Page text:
As with any skill, learning music requires that the student learn some important musical concepts. These concepts are purely music related (not directly related to other skills, although similar to mathematics), and are in addition to the physical skills required to play the instrument. These musical concepts coupled with reading music fall under the heading of "Music Theory". The design of the piano is particularly conducive to learning Music Theory because the keyboard is logically designed and visually accessible. The same musical concepts when applied to other instruments can be quite difficult to understand and master.
Reading Music: All musicians SHOULD learn to read music for the same reason everyone should learn to read their mother tongue (English). It allows the musician freedom to explore and learn new music for the rest of her/his life. Musical notation is a system unlike any other, and requires just as much time to learn as reading a language does. First the student must learn the alphabet (in this case, the musical symbols and the association of lines and spaces to specific musical notes). Then, the student must learn to read groups of notes as a single musical concepts (chords, scales, etc.). Finally, the student is able to read music as one reads a book: entire concepts (musical gestures) are recognized immediately, and translated into the actions of playing the instrument. Just as a student must study reading for 12 years to be able to read most everything that is in print (with the occasional aid of a dictionary), a musician must study music for just as long to be able to learn any new piece of music he or she chooses.
Understanding How Notes Work: The music student must not only be able to read the notes on the page, but must fundamentally understand how they work. Just as the letter "e" is pronounced differently in each of the following words: "feel", "weigh", "time", and "souffle", the musician must understand how the notes work when grouped as chords, scales, intervals, etc. Years of study and practice are required to understand Music Theory, and its application to each instrument is quite different, just as the letter "e" is pronounced differently in the Spanish word "señor", the French word "beux", the Italian word "fine" and the German word "bitte".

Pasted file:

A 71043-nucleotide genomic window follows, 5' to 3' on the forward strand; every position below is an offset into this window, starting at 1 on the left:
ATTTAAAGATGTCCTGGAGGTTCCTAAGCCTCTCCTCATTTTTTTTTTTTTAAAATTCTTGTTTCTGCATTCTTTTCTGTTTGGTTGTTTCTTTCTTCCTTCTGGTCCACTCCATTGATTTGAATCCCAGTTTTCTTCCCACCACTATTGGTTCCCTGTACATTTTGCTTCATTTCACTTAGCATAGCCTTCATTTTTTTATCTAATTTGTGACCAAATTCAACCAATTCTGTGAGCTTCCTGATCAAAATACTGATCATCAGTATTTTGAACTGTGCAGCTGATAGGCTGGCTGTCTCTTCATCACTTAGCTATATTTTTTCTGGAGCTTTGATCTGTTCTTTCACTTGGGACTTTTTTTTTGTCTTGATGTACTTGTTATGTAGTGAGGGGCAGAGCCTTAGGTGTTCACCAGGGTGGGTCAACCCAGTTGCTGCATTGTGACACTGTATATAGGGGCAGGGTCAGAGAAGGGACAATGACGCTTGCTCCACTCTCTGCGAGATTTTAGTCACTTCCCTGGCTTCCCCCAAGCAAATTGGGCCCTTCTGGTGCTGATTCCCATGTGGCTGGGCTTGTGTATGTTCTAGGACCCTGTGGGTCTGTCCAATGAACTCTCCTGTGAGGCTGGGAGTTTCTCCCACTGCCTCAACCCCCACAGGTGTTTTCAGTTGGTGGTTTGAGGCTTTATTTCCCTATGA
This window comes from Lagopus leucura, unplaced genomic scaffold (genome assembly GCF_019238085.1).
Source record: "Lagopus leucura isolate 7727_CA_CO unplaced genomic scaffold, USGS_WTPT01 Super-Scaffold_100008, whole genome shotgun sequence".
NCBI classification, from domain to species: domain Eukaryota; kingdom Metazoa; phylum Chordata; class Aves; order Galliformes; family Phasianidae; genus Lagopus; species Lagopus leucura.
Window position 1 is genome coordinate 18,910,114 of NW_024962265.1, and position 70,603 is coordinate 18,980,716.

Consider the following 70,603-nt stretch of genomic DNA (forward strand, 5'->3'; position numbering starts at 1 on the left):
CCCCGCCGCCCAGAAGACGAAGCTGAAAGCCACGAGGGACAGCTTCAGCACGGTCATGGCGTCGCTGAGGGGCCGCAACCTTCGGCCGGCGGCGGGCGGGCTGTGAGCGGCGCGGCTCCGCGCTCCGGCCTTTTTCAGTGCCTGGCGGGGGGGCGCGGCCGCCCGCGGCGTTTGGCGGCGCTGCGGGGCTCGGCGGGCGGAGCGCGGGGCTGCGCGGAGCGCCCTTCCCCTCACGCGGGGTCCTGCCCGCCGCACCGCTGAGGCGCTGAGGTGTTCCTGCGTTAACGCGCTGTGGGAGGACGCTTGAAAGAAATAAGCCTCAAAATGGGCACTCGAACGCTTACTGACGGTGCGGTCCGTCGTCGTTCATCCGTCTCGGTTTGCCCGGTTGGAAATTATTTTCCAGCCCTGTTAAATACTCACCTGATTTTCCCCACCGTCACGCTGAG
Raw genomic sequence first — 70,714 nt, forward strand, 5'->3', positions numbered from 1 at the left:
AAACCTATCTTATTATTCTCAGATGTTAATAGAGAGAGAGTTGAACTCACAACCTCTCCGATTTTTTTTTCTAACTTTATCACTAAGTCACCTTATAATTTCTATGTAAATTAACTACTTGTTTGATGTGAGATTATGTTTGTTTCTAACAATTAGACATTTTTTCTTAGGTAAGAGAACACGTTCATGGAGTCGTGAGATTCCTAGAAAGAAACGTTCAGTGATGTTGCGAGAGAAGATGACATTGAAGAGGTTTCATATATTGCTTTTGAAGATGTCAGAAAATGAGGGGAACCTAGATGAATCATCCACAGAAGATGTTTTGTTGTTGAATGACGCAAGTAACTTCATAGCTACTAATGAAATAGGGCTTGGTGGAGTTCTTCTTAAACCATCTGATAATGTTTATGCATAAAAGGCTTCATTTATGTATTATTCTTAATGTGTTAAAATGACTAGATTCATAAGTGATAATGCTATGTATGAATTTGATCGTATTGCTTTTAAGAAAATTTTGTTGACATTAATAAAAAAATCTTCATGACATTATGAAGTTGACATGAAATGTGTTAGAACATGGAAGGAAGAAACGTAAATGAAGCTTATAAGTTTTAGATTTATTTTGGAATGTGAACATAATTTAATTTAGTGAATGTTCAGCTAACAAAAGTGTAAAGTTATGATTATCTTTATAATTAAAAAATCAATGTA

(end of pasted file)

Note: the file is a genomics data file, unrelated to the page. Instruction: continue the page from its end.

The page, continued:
Piano Makes Theory MUCH Easier: On the piano, the keyboard is structured in a pattern that closely resembles how the sounds work in musical theory. Each key produces a specific pitch. The white keys represent the note letter names: A, B, C, D, E, F, G and the black keys represent the sharps and flats: F# and Bb, etc. When describing the structure of intervals and chords, the student can see the keys directly and recgonize the patterns. Piano students are capable of understanding and playing music of a much greater complexity (from a musical theory standpoint) very early on, when compared to students of other instrument.
Theory Difficulties on String Instruments: The student must learn where to place the fingers on the string without any visual guides, in order to produce the correct notes. This includes where the fingers are placed to start, how far apart the fingers are, and where to place them when the hand moves. Without a solid foundation in music theory using a keyboard with visually understandable keys, the string student will find many theoretical concepts very difficult if not impossible to understand, and may take many additional years to master.
Theory Difficulties on Wind Instruments: Although some finger patterns follow some logical sequence, for the most part the fingering of wind instruments is a very large set of separate and unrelated patterns. These finger patterns do not relate well to the music theory, and do not help the student to understand the theory. Wind students often have the most difficulty understanding concepts of chords and harmony, despite the importance of this knowledge to their playing ability.